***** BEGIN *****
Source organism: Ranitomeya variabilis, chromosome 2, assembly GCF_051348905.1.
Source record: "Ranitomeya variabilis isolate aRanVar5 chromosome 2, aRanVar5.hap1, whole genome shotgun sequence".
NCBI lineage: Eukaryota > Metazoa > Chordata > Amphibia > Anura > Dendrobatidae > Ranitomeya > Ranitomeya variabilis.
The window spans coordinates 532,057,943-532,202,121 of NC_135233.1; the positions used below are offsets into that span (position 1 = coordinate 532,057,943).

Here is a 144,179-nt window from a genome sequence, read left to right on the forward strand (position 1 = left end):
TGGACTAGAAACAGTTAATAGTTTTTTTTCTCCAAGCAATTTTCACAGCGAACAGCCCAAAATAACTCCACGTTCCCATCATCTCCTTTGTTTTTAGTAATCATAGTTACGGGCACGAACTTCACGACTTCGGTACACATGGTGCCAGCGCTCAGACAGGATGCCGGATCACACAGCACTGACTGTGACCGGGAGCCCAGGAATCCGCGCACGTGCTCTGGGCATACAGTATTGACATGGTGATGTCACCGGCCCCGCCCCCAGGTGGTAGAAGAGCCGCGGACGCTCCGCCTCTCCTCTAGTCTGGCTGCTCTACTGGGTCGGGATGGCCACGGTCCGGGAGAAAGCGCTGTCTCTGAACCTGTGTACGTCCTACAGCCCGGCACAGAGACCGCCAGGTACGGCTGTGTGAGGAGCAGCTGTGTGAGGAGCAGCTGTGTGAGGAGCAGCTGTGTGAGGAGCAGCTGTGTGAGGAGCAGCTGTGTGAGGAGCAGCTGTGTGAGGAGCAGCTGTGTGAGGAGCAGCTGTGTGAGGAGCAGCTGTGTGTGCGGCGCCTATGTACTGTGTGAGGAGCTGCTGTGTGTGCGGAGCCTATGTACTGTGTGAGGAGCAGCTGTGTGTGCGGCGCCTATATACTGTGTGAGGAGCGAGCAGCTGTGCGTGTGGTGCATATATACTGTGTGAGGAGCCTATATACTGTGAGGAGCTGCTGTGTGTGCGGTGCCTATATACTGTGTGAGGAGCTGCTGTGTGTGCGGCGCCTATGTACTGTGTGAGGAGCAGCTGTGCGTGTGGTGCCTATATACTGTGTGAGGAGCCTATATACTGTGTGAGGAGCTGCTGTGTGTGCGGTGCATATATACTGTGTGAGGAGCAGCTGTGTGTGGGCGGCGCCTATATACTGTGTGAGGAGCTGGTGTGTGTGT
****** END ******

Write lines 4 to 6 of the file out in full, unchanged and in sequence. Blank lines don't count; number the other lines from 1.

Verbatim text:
The window spans coordinates 532,057,943-532,202,121 of NC_135233.1; the positions used below are offsets into that span (position 1 = coordinate 532,057,943).

Here is a 144,179-nt window from a genome sequence, read left to right on the forward strand (position 1 = left end):
TGGACTAGAAACAGTTAATAGTTTTTTTTCTCCAAGCAATTTTCACAGCGAACAGCCCAAAATAACTCCACGTTCCCATCATCTCCTTTGTTTTTAGTAATCATAGTTACGGGCACGAACTTCACGACTTCGGTACACATGGTGCCAGCGCTCAGACAGGATGCCGGATCACACAGCACTGACTGTGACCGGGAGCCCAGGAATCCGCGCACGTGCTCTGGGCATACAGTATTGACATGGTGATGTCACCGGCCCCGCCCCCAGGTGGTAGAAGAGCCGCGGACGCTCCGCCTCTCCTCTAGTCTGGCTGCTCTACTGGGTCGGGATGGCCACGGTCCGGGAGAAAGCGCTGTCTCTGAACCTGTGTACGTCCTACAGCCCGGCACAGAGACCGCCAGGTACGGCTGTGTGAGGAGCAGCTGTGTGAGGAGCAGCTGTGTGAGGAGCAGCTGTGTGAGGAGCAGCTGTGTGAGGAGCAGCTGTGTGAGGAGCAGCTGTGTGAGGAGCAGCTGTGTGAGGAGCAGCTGTGTGAGGAGCAGCTGTGTGTGCGGCGCCTATGTACTGTGTGAGGAGCTGCTGTGTGTGCGGAGCCTATGTACTGTGTGAGGAGCAGCTGTGTGTGCGGCGCCTATATACTGTGTGAGGAGCGAGCAGCTGTGCGTGTGGTGCATATATACTGTGTGAGGAGCCTATATACTGTGAGGAGCTGCTGTGTGTGCGGTGCCTATATACTGTGTGAGGAGCTGCTGTGTGTGCGGCGCCTATGTACTGTGTGAGGAGCAGCTGTGCGTGTGGTGCCTATATACTGTGTGAGGAGCCTATATACTGTGTGAGGAGCTGCTGTGTGTGCGGTGCATATATACTGTGTGAGGAGCAGCTGTGTGTGGGCGGCGCCTATATACTGTGTGAGGAGCTGGTGTGTGTGT